It describes ordinary lanes thronged
together in a particularly Shanghainese way--crammed. Living in
them requires plenty of Shanghai ingenuity.
During the short period between the late 1800s to the 1930s, almost
23 million square meters of houses in nongtang covered most of Shanghai.
It was the time of Shanghai’s big growth spurt.
It was also when East was meeting West. Nongtangs reflect this mixing
with their Chinese structure and European joining, houses extending
one after the other in row after row. Like a chessboard, the Xiaoqu,
or residential quarters, laid the foundations of the whole city.
A typical nongtang starts from a shikumen, a black door framed with
stone. Inside is a small yard called tianjing, flanked by two wings.
Entering the reception area, you will see stairs leading to the
second floor and a garret facing north. Walking through to the backyard,
you will encounter the kitchen, storeroom, and other common use
New nongtangs are more Western, with cement walls, steel-framed
windows and toilets.
In the 1930s, sumptuous garden nongtangs, which contain rows of
western-style houses, emerged on Fuxing Road and Hengshan Road in
the French Concession; each house had three or four rooms and a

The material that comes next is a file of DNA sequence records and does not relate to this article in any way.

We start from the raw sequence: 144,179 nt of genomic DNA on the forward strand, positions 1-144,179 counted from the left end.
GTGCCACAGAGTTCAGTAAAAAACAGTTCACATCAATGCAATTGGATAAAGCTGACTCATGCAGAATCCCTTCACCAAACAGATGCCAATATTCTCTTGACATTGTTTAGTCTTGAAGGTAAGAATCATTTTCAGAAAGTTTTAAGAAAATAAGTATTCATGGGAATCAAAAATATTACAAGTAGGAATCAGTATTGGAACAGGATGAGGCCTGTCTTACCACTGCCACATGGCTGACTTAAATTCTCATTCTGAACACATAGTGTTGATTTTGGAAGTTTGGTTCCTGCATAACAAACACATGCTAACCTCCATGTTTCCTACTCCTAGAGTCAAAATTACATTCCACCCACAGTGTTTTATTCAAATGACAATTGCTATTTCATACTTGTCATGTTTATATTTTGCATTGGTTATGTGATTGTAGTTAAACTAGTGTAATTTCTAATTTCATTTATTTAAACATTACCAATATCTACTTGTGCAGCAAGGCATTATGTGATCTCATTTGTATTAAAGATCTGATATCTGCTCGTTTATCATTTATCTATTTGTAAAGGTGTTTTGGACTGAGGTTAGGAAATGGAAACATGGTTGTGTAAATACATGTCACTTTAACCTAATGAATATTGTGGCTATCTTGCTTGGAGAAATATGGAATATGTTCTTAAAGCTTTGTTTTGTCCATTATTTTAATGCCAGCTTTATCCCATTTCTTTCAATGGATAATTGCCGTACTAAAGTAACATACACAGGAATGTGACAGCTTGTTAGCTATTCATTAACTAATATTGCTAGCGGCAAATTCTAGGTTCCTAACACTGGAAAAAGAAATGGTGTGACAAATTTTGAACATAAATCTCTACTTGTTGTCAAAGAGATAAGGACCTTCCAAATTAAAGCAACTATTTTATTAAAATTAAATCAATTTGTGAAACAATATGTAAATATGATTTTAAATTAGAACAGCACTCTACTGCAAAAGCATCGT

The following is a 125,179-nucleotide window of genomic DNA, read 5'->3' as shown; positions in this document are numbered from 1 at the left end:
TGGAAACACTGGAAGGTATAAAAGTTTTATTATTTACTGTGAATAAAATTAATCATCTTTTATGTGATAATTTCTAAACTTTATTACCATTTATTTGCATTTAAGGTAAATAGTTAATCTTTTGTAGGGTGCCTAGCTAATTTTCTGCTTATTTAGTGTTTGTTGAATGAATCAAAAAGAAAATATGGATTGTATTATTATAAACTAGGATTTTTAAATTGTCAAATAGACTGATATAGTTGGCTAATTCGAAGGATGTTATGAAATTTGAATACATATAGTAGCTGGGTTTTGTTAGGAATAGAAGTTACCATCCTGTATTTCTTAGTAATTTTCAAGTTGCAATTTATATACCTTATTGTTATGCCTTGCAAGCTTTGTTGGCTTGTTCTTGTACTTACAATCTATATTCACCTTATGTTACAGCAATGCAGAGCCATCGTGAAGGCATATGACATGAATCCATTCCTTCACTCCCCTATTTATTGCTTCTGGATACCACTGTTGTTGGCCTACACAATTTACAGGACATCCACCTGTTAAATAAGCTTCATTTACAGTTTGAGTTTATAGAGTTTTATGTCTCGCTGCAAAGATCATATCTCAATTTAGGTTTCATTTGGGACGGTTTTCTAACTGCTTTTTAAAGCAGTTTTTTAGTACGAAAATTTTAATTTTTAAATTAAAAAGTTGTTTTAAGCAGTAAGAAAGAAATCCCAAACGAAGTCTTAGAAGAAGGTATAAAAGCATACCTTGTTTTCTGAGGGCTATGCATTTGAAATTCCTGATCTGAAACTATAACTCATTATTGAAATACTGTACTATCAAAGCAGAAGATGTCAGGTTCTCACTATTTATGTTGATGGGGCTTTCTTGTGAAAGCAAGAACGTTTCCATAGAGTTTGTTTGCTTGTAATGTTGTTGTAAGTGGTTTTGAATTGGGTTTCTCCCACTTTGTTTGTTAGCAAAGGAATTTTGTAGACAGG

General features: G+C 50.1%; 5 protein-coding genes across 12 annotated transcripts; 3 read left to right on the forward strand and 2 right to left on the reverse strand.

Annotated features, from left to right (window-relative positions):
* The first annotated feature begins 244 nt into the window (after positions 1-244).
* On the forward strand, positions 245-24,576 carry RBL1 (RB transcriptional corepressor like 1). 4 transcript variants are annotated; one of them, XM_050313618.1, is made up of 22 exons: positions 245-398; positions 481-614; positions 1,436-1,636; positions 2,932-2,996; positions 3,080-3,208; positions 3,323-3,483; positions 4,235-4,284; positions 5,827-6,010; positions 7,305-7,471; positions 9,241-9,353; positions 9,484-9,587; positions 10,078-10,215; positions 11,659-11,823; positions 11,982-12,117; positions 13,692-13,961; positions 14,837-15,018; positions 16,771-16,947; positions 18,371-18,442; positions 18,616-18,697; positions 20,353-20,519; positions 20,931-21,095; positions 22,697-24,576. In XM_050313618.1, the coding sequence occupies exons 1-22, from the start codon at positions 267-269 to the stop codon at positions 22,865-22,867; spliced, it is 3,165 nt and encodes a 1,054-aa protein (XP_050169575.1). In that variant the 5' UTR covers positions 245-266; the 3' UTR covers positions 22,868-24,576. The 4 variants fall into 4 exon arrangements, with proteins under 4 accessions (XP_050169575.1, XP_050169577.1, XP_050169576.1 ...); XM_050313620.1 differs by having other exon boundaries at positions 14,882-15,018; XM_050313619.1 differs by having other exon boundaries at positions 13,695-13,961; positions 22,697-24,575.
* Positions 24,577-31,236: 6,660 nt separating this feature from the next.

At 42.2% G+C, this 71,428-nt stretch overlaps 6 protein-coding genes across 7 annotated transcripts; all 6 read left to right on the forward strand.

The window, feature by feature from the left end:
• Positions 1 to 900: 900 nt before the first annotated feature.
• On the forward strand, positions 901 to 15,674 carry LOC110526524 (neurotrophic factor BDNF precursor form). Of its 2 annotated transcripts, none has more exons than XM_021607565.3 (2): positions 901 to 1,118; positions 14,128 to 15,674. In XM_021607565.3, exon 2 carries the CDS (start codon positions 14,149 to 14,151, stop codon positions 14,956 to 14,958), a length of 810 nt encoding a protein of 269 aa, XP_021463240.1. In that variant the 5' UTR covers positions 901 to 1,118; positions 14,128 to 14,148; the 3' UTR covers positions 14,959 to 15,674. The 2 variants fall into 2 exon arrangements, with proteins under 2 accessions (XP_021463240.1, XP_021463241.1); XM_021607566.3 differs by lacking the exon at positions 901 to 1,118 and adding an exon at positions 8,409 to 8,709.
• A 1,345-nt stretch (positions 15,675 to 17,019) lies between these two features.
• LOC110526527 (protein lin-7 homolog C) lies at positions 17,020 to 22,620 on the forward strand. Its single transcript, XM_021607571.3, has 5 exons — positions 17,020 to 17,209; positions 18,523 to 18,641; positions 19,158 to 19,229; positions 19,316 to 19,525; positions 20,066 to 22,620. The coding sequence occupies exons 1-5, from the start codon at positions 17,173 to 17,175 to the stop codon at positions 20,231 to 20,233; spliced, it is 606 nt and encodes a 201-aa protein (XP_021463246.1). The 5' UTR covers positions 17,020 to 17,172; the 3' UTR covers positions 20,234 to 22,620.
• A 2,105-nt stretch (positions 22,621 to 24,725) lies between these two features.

gorgeous garden in front. This kind of elegance and luxury, however,
deviated from the original spirit of nongtang, which were built
for the density of the masses.
Then, the continual Nongtang construction, which had lasted for
more than half a century, came to an end.
But not far in the recent past, nongtang was still the most important
living style. Shanghai’s longtime prosperity was the reason. Immigrants
seeking their fortune flowed in nonstop, causing rapid growth in
the population. With space at a minimum, the nongtangs were filled
to bursting. Every nongtang was like its own little world, a snail’s
shell into which the Shanghainese retreated after a day out in the
Then the new prosperous era came and pushed over old Shanghai.
Over the past ten years, nongtangs have been demolished at such
a rate that the concept of nongtang itself is also fading out. Now
the phrase has become a synonym for street. Its great beauty exists
only in memory. The sturdiness of the bricks, the lines of the windows,
the color of the wooden stairs…all the exquisite, beautiful details.
Nowadays, the nongtang idea is a slice of Shanghai’s past, a testament
to the great changes that are always happening in this city.